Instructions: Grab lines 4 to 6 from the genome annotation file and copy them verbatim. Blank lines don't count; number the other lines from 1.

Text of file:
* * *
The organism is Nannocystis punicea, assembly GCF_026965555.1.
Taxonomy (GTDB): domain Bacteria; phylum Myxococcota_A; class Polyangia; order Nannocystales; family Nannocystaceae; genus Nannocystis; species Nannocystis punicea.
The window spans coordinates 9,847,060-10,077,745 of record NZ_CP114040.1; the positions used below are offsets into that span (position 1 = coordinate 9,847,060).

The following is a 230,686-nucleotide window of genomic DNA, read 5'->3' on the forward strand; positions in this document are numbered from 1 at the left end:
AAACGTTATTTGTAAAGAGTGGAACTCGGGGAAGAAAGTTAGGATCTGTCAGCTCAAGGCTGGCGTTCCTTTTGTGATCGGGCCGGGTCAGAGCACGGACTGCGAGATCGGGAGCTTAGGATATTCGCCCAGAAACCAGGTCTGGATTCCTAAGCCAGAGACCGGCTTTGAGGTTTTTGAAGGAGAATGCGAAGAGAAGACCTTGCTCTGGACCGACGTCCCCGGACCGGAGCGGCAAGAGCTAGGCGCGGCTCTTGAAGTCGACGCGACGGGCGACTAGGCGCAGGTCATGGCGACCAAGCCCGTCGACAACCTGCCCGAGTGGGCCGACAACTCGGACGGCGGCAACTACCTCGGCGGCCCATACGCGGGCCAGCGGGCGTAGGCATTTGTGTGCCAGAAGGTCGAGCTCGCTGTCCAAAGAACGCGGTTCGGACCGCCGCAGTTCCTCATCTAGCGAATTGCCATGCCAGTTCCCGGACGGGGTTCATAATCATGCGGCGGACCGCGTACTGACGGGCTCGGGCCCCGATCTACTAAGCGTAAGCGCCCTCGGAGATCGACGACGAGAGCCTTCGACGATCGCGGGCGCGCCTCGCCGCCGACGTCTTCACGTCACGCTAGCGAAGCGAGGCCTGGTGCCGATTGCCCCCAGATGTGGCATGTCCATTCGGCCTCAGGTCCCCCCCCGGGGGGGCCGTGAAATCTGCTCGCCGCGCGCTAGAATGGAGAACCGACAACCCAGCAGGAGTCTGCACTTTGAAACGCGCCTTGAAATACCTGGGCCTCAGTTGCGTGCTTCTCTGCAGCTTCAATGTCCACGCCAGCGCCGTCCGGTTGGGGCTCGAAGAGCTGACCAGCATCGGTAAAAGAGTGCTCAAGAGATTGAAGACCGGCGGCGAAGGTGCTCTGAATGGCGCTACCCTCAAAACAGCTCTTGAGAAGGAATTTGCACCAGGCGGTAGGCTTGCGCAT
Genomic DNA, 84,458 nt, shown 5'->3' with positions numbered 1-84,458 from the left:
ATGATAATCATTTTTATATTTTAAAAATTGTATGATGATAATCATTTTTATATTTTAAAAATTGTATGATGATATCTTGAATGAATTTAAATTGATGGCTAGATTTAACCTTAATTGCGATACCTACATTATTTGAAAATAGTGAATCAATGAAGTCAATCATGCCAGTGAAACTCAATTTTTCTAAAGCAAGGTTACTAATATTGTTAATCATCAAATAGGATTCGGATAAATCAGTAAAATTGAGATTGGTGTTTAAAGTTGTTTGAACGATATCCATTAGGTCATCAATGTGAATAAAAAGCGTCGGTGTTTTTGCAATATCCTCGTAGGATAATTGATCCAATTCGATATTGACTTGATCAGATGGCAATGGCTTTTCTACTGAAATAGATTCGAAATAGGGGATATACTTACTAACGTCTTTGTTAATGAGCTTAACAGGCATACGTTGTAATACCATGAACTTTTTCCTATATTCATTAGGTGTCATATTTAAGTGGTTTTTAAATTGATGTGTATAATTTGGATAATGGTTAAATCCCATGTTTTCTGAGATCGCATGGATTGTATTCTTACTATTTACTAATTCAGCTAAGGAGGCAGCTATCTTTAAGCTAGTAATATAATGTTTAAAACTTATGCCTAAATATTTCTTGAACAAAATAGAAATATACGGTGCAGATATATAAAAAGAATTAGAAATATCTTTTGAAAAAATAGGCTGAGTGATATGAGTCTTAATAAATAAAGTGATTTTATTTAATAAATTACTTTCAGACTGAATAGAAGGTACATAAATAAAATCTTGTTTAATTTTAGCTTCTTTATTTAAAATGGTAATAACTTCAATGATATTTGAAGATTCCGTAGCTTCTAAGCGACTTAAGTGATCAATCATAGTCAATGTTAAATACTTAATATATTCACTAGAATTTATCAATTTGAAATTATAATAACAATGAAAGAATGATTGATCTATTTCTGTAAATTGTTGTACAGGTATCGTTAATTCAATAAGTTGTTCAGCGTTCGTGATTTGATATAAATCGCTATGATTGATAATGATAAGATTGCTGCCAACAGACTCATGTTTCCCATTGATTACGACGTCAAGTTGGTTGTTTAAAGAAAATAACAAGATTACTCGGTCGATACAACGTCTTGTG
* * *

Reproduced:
The following is a 230,686-nucleotide window of genomic DNA, read 5'->3' on the forward strand; positions in this document are numbered from 1 at the left end:
AAACGTTATTTGTAAAGAGTGGAACTCGGGGAAGAAAGTTAGGATCTGTCAGCTCAAGGCTGGCGTTCCTTTTGTGATCGGGCCGGGTCAGAGCACGGACTGCGAGATCGGGAGCTTAGGATATTCGCCCAGAAACCAGGTCTGGATTCCTAAGCCAGAGACCGGCTTTGAGGTTTTTGAAGGAGAATGCGAAGAGAAGACCTTGCTCTGGACCGACGTCCCCGGACCGGAGCGGCAAGAGCTAGGCGCGGCTCTTGAAGTCGACGCGACGGGCGACTAGGCGCAGGTCATGGCGACCAAGCCCGTCGACAACCTGCCCGAGTGGGCCGACAACTCGGACGGCGGCAACTACCTCGGCGGCCCATACGCGGGCCAGCGGGCGTAGGCATTTGTGTGCCAGAAGGTCGAGCTCGCTGTCCAAAGAACGCGGTTCGGACCGCCGCAGTTCCTCATCTAGCGAATTGCCATGCCAGTTCCCGGACGGGGTTCATAATCATGCGGCGGACCGCGTACTGACGGGCTCGGGCCCCGATCTACTAAGCGTAAGCGCCCTCGGAGATCGACGACGAGAGCCTTCGACGATCGCGGGCGCGCCTCGCCGCCGACGTCTTCACGTCACGCTAGCGAAGCGAGGCCTGGTGCCGATTGCCCCCAGATGTGGCATGTCCATTCGGCCTCAGGTCCCCCCCCGGGGGGGCCGTGAAATCTGCTCGCCGCGCGCTAGAATGGAGAACCGACAACCCAGCAGGAGTCTGCACTTTGAAACGCGCCTTGAAATACCTGGGCCTCAGTTGCGTGCTTCTCTGCAGCTTCAATGTCCACGCCAGCGCCGTCCGGTTGGGGCTCGAAGAGCTGACCAGCATCGGTAAAAGAGTGCTCAAGAGATTGAAGACCGGCGGCGAAGGTGCTCTGAATGGCGCTACCCTCAAAACAGCTCTTGAGAAGGAATTTGCACCAGGCGGTAGGCTTGCGCAT
Genomic DNA, 84,458 nt, shown 5'->3' with positions numbered 1-84,458 from the left: